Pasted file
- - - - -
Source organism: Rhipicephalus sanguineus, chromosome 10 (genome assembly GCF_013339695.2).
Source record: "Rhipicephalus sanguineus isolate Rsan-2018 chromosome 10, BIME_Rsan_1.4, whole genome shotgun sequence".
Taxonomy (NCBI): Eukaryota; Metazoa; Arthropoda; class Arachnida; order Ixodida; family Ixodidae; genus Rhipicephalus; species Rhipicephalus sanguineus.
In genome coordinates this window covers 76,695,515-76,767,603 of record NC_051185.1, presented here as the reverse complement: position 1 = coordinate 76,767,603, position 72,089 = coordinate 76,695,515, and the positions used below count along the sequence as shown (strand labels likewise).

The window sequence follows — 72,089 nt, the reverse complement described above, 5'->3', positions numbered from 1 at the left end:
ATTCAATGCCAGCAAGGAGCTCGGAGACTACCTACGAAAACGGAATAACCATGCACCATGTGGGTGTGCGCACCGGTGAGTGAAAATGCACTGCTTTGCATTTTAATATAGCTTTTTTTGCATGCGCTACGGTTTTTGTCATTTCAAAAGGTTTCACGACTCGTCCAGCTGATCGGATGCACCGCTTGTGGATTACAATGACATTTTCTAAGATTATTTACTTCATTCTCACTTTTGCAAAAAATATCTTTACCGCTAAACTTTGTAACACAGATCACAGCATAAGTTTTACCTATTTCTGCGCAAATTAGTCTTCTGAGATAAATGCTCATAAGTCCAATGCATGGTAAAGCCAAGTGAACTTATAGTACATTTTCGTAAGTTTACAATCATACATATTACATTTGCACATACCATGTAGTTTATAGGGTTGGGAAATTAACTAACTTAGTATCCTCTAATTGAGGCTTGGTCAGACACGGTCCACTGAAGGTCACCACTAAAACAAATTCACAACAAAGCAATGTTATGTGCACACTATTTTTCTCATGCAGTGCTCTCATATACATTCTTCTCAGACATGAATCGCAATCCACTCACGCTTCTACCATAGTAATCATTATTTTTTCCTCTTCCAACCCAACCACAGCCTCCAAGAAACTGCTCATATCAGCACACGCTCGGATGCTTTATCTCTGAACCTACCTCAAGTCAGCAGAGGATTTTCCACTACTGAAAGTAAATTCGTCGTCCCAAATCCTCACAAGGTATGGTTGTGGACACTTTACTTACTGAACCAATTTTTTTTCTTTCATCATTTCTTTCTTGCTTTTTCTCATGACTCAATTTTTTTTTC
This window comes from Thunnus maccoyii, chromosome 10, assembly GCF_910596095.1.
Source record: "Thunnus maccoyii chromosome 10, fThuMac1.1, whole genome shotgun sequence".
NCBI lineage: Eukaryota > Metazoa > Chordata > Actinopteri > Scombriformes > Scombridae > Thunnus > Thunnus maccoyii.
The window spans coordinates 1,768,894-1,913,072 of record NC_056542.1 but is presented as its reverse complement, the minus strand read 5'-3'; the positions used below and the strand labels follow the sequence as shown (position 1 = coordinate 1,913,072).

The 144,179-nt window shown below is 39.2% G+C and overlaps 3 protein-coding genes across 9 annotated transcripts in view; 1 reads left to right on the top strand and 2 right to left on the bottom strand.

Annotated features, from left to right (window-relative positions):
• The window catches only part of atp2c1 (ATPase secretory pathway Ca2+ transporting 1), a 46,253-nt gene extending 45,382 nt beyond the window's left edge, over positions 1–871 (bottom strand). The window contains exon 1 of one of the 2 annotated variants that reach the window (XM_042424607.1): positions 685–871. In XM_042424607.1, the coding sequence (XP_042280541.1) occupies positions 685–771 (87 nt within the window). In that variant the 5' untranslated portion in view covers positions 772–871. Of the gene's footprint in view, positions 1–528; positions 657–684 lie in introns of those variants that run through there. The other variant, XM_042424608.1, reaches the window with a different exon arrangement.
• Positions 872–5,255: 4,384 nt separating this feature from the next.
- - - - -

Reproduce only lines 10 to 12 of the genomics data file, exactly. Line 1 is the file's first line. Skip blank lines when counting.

The window spans coordinates 1,768,894-1,913,072 of record NC_056542.1 but is presented as its reverse complement, the minus strand read 5'-3'; the positions used below and the strand labels follow the sequence as shown (position 1 = coordinate 1,913,072).

The 144,179-nt window shown below is 39.2% G+C and overlaps 3 protein-coding genes across 9 annotated transcripts in view; 1 reads left to right on the top strand and 2 right to left on the bottom strand.

Annotated features, from left to right (window-relative positions):